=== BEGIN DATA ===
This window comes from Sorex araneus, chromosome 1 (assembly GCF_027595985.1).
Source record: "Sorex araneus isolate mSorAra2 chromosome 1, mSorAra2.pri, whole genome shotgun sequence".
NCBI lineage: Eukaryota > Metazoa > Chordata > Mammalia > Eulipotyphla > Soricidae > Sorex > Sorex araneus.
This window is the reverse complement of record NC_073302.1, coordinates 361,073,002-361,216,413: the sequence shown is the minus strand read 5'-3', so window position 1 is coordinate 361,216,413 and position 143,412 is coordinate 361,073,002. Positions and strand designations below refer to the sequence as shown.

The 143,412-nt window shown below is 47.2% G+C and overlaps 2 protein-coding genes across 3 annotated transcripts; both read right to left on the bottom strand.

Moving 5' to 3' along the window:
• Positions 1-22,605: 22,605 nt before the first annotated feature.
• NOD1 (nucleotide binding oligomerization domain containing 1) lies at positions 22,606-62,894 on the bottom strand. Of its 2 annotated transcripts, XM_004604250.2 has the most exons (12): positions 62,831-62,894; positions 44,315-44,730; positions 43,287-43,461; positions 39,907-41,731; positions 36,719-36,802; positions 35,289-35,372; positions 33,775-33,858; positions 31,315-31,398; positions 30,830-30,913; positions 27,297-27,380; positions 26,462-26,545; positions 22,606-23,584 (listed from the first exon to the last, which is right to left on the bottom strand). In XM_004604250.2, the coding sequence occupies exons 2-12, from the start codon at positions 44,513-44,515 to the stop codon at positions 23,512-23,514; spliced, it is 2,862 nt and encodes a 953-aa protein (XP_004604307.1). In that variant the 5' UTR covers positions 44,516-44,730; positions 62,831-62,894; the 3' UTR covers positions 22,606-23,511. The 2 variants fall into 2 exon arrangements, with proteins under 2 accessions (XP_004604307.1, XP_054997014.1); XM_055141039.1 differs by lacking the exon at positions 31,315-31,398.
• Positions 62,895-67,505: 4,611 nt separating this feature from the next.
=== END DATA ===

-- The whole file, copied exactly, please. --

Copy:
This window comes from Sorex araneus, chromosome 1 (assembly GCF_027595985.1).
Source record: "Sorex araneus isolate mSorAra2 chromosome 1, mSorAra2.pri, whole genome shotgun sequence".
NCBI lineage: Eukaryota > Metazoa > Chordata > Mammalia > Eulipotyphla > Soricidae > Sorex > Sorex araneus.
This window is the reverse complement of record NC_073302.1, coordinates 361,073,002-361,216,413: the sequence shown is the minus strand read 5'-3', so window position 1 is coordinate 361,216,413 and position 143,412 is coordinate 361,073,002. Positions and strand designations below refer to the sequence as shown.

The 143,412-nt window shown below is 47.2% G+C and overlaps 2 protein-coding genes across 3 annotated transcripts; both read right to left on the bottom strand.

Moving 5' to 3' along the window:
• Positions 1-22,605: 22,605 nt before the first annotated feature.
• NOD1 (nucleotide binding oligomerization domain containing 1) lies at positions 22,606-62,894 on the bottom strand. Of its 2 annotated transcripts, XM_004604250.2 has the most exons (12): positions 62,831-62,894; positions 44,315-44,730; positions 43,287-43,461; positions 39,907-41,731; positions 36,719-36,802; positions 35,289-35,372; positions 33,775-33,858; positions 31,315-31,398; positions 30,830-30,913; positions 27,297-27,380; positions 26,462-26,545; positions 22,606-23,584 (listed from the first exon to the last, which is right to left on the bottom strand). In XM_004604250.2, the coding sequence occupies exons 2-12, from the start codon at positions 44,513-44,515 to the stop codon at positions 23,512-23,514; spliced, it is 2,862 nt and encodes a 953-aa protein (XP_004604307.1). In that variant the 5' UTR covers positions 44,516-44,730; positions 62,831-62,894; the 3' UTR covers positions 22,606-23,511. The 2 variants fall into 2 exon arrangements, with proteins under 2 accessions (XP_004604307.1, XP_054997014.1); XM_055141039.1 differs by lacking the exon at positions 31,315-31,398.
• Positions 62,895-67,505: 4,611 nt separating this feature from the next.